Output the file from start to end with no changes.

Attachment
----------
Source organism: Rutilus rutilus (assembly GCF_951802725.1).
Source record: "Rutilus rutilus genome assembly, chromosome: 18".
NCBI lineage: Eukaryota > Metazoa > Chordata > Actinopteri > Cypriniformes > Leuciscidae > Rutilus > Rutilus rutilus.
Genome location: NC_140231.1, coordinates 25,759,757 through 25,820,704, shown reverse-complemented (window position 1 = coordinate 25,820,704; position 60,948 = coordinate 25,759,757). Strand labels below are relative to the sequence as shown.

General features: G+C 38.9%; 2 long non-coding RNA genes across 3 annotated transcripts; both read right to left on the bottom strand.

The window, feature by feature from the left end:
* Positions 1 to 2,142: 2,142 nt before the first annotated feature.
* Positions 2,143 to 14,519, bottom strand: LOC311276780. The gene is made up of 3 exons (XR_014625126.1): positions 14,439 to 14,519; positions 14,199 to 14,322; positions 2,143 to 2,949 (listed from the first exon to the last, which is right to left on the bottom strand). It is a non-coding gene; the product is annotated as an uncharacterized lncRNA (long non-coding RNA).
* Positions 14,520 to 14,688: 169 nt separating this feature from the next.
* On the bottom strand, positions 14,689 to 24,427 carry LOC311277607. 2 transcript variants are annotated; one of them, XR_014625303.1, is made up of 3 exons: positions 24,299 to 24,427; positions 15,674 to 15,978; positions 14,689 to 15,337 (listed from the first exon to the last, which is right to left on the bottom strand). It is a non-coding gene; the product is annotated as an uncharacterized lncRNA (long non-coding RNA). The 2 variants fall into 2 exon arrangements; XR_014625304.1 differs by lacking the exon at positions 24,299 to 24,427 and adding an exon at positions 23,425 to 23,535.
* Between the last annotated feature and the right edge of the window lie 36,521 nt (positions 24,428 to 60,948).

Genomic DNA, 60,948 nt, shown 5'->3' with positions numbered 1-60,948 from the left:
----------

Source organism: Rutilus rutilus (assembly GCF_951802725.1).
Source record: "Rutilus rutilus genome assembly, chromosome: 18".
NCBI lineage: Eukaryota > Metazoa > Chordata > Actinopteri > Cypriniformes > Leuciscidae > Rutilus > Rutilus rutilus.
Genome location: NC_140231.1, coordinates 25,759,757 through 25,820,704, shown reverse-complemented (window position 1 = coordinate 25,820,704; position 60,948 = coordinate 25,759,757). Strand labels below are relative to the sequence as shown.

General features: G+C 38.9%; 2 long non-coding RNA genes across 3 annotated transcripts; both read right to left on the bottom strand.

The window, feature by feature from the left end:
* Positions 1 to 2,142: 2,142 nt before the first annotated feature.
* Positions 2,143 to 14,519, bottom strand: LOC311276780. The gene is made up of 3 exons (XR_014625126.1): positions 14,439 to 14,519; positions 14,199 to 14,322; positions 2,143 to 2,949 (listed from the first exon to the last, which is right to left on the bottom strand). It is a non-coding gene; the product is annotated as an uncharacterized lncRNA (long non-coding RNA).
* Positions 14,520 to 14,688: 169 nt separating this feature from the next.
* On the bottom strand, positions 14,689 to 24,427 carry LOC311277607. 2 transcript variants are annotated; one of them, XR_014625303.1, is made up of 3 exons: positions 24,299 to 24,427; positions 15,674 to 15,978; positions 14,689 to 15,337 (listed from the first exon to the last, which is right to left on the bottom strand). It is a non-coding gene; the product is annotated as an uncharacterized lncRNA (long non-coding RNA). The 2 variants fall into 2 exon arrangements; XR_014625304.1 differs by lacking the exon at positions 24,299 to 24,427 and adding an exon at positions 23,425 to 23,535.
* Between the last annotated feature and the right edge of the window lie 36,521 nt (positions 24,428 to 60,948).

Genomic DNA, 60,948 nt, shown 5'->3' with positions numbered 1-60,948 from the left: